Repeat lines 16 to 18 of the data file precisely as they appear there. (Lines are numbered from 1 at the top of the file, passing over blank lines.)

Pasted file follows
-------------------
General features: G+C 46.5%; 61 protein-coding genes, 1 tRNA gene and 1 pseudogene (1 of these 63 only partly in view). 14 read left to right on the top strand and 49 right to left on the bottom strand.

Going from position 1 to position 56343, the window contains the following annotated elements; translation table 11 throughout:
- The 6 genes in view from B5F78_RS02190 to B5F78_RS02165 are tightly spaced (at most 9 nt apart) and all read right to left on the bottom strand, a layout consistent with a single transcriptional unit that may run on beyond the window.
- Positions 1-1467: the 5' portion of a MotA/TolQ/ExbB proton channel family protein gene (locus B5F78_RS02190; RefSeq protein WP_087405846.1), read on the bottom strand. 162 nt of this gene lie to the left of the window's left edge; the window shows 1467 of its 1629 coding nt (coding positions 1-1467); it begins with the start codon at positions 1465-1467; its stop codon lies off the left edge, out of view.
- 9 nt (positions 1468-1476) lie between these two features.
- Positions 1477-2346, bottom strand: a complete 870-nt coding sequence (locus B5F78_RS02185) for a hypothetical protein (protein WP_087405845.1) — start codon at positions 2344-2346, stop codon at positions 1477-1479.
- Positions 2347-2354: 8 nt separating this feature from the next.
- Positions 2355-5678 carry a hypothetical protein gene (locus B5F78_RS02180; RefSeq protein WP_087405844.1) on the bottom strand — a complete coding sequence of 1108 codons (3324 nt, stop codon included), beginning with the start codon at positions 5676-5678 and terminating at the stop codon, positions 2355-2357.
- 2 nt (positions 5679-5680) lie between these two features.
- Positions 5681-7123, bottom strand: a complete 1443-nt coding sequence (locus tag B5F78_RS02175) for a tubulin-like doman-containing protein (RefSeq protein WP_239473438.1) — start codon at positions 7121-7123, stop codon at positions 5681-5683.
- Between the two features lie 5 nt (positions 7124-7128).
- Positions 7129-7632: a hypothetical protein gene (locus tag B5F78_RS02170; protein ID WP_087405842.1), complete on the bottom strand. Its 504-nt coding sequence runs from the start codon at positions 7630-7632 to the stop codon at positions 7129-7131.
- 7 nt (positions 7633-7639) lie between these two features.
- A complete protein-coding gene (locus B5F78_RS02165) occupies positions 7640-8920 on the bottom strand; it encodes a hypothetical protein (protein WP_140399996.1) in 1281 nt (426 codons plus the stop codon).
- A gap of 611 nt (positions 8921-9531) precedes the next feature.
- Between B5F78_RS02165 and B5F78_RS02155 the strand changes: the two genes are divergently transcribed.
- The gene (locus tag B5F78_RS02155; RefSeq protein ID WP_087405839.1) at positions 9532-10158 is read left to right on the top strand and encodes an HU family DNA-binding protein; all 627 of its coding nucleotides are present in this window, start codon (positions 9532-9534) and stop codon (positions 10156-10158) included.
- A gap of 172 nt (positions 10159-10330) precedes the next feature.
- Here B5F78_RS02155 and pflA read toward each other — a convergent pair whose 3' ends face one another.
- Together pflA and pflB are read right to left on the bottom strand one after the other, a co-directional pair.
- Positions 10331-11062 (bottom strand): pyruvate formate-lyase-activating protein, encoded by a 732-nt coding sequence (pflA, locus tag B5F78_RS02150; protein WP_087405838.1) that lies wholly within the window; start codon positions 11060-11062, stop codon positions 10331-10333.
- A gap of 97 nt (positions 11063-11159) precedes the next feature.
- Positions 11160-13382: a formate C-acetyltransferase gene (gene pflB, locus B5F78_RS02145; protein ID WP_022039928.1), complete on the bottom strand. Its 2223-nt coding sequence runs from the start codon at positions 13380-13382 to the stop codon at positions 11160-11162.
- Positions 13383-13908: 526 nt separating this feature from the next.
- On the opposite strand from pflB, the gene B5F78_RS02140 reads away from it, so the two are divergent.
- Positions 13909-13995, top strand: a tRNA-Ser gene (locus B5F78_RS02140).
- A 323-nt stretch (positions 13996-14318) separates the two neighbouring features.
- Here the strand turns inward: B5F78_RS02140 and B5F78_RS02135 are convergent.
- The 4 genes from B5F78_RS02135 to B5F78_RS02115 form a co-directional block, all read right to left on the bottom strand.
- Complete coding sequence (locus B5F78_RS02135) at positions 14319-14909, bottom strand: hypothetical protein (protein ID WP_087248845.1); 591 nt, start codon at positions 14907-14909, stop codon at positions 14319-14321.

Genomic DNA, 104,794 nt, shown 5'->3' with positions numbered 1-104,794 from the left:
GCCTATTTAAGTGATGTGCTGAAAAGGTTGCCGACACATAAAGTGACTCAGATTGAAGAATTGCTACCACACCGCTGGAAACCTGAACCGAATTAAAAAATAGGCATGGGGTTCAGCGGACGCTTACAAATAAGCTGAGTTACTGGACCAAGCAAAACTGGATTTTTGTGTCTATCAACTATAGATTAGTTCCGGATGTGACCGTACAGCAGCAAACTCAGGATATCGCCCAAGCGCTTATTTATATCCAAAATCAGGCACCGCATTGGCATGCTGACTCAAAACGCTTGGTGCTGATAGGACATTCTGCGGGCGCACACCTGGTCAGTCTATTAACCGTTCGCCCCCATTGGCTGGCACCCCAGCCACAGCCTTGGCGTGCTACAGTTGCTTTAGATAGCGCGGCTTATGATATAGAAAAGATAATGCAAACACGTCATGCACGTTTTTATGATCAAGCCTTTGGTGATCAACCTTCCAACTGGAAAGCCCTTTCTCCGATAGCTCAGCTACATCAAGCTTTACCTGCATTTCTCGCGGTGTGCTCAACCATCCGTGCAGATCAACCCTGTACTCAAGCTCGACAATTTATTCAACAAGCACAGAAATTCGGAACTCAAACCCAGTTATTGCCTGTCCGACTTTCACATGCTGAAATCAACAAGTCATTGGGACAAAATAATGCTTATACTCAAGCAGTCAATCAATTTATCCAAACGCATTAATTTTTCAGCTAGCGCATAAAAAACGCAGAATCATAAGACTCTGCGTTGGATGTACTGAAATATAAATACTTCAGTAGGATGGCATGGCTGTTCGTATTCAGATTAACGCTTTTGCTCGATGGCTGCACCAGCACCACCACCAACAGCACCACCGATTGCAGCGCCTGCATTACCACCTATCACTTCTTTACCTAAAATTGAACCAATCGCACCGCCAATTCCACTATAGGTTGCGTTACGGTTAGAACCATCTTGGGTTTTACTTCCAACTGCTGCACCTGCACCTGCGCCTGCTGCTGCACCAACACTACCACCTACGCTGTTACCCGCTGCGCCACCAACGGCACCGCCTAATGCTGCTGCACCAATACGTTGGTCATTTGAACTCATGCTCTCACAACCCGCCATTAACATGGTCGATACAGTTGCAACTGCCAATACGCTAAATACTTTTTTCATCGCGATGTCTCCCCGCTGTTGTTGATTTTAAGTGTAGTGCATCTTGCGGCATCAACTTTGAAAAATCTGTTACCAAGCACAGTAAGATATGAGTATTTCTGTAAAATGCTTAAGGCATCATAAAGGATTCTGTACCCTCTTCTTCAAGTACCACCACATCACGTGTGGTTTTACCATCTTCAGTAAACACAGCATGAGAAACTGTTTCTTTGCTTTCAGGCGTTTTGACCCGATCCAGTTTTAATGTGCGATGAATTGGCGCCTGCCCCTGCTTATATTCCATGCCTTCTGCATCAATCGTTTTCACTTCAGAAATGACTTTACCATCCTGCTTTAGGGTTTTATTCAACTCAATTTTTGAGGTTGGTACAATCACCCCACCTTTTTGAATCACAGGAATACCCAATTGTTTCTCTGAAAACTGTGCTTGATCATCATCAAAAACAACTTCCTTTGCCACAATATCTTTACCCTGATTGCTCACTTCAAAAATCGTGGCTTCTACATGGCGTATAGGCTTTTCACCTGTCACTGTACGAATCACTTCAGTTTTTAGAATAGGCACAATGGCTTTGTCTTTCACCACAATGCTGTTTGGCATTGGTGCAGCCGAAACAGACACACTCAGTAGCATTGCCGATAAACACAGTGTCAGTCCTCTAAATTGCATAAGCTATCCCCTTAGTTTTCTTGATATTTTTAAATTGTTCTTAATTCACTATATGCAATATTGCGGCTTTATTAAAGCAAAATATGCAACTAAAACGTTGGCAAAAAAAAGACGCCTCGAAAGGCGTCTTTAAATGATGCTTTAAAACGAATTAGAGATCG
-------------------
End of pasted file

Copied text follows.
- Between B5F78_RS02165 and B5F78_RS02155 the strand changes: the two genes are divergently transcribed.
- The gene (locus tag B5F78_RS02155; RefSeq protein ID WP_087405839.1) at positions 9532-10158 is read left to right on the top strand and encodes an HU family DNA-binding protein; all 627 of its coding nucleotides are present in this window, start codon (positions 9532-9534) and stop codon (positions 10156-10158) included.
- A gap of 172 nt (positions 10159-10330) precedes the next feature.